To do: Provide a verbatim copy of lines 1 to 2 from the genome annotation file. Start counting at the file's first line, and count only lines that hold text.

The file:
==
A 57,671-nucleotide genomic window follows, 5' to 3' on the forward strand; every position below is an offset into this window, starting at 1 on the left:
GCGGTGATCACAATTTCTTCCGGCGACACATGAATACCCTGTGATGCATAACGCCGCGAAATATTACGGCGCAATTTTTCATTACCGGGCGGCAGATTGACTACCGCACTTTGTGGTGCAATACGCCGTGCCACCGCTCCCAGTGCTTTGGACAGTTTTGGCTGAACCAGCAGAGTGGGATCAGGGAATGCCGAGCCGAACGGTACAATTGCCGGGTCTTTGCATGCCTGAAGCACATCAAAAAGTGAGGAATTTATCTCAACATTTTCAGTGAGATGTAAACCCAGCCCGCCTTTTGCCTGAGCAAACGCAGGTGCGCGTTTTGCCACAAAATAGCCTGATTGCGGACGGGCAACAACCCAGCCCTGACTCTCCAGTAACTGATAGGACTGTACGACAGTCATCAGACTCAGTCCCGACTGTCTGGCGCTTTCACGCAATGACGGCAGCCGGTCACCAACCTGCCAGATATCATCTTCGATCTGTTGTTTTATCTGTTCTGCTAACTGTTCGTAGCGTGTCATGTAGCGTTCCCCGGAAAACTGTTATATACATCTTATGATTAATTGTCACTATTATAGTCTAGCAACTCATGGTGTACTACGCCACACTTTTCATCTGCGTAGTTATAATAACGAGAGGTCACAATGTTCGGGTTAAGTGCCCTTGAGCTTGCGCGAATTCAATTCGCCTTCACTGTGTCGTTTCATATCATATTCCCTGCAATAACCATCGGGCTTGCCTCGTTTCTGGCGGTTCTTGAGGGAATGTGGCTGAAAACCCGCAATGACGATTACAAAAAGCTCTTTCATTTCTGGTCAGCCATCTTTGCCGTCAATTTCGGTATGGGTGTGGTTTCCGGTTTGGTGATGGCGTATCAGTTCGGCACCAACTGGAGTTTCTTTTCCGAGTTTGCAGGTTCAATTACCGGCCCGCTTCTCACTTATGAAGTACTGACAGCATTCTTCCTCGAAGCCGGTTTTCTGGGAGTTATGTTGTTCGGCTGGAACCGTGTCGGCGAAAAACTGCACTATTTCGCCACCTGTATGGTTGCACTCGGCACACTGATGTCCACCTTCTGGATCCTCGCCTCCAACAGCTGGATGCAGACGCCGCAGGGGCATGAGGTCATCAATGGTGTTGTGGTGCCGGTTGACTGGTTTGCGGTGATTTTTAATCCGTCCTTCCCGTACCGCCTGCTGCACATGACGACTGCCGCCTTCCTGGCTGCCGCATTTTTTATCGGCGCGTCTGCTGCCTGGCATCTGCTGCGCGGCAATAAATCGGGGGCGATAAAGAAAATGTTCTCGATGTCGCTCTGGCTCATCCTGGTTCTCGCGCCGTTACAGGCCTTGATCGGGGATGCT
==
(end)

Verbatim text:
A 57,671-nucleotide genomic window follows, 5' to 3' on the forward strand; every position below is an offset into this window, starting at 1 on the left:
GCGGTGATCACAATTTCTTCCGGCGACACATGAATACCCTGTGATGCATAACGCCGCGAAATATTACGGCGCAATTTTTCATTACCGGGCGGCAGATTGACTACCGCACTTTGTGGTGCAATACGCCGTGCCACCGCTCCCAGTGCTTTGGACAGTTTTGGCTGAACCAGCAGAGTGGGATCAGGGAATGCCGAGCCGAACGGTACAATTGCCGGGTCTTTGCATGCCTGAAGCACATCAAAAAGTGAGGAATTTATCTCAACATTTTCAGTGAGATGTAAACCCAGCCCGCCTTTTGCCTGAGCAAACGCAGGTGCGCGTTTTGCCACAAAATAGCCTGATTGCGGACGGGCAACAACCCAGCCCTGACTCTCCAGTAACTGATAGGACTGTACGACAGTCATCAGACTCAGTCCCGACTGTCTGGCGCTTTCACGCAATGACGGCAGCCGGTCACCAACCTGCCAGATATCATCTTCGATCTGTTGTTTTATCTGTTCTGCTAACTGTTCGTAGCGTGTCATGTAGCGTTCCCCGGAAAACTGTTATATACATCTTATGATTAATTGTCACTATTATAGTCTAGCAACTCATGGTGTACTACGCCACACTTTTCATCTGCGTAGTTATAATAACGAGAGGTCACAATGTTCGGGTTAAGTGCCCTTGAGCTTGCGCGAATTCAATTCGCCTTCACTGTGTCGTTTCATATCATATTCCCTGCAATAACCATCGGGCTTGCCTCGTTTCTGGCGGTTCTTGAGGGAATGTGGCTGAAAACCCGCAATGACGATTACAAAAAGCTCTTTCATTTCTGGTCAGCCATCTTTGCCGTCAATTTCGGTATGGGTGTGGTTTCCGGTTTGGTGATGGCGTATCAGTTCGGCACCAACTGGAGTTTCTTTTCCGAGTTTGCAGGTTCAATTACCGGCCCGCTTCTCACTTATGAAGTACTGACAGCATTCTTCCTCGAAGCCGGTTTTCTGGGAGTTATGTTGTTCGGCTGGAACCGTGTCGGCGAAAAACTGCACTATTTCGCCACCTGTATGGTTGCACTCGGCACACTGATGTCCACCTTCTGGATCCTCGCCTCCAACAGCTGGATGCAGACGCCGCAGGGGCATGAGGTCATCAATGGTGTTGTGGTGCCGGTTGACTGGTTTGCGGTGATTTTTAATCCGTCCTTCCCGTACCGCCTGCTGCACATGACGACTGCCGCCTTCCTGGCTGCCGCATTTTTTATCGGCGCGTCTGCTGCCTGGCATCTGCTGCGCGGCAATAAATCGGGGGCGATAAAGAAAATGTTCTCGATGTCGCTCTGGCTCATCCTGGTTCTCGCGCCGTTACAGGCCTTGATCGGGGATGCT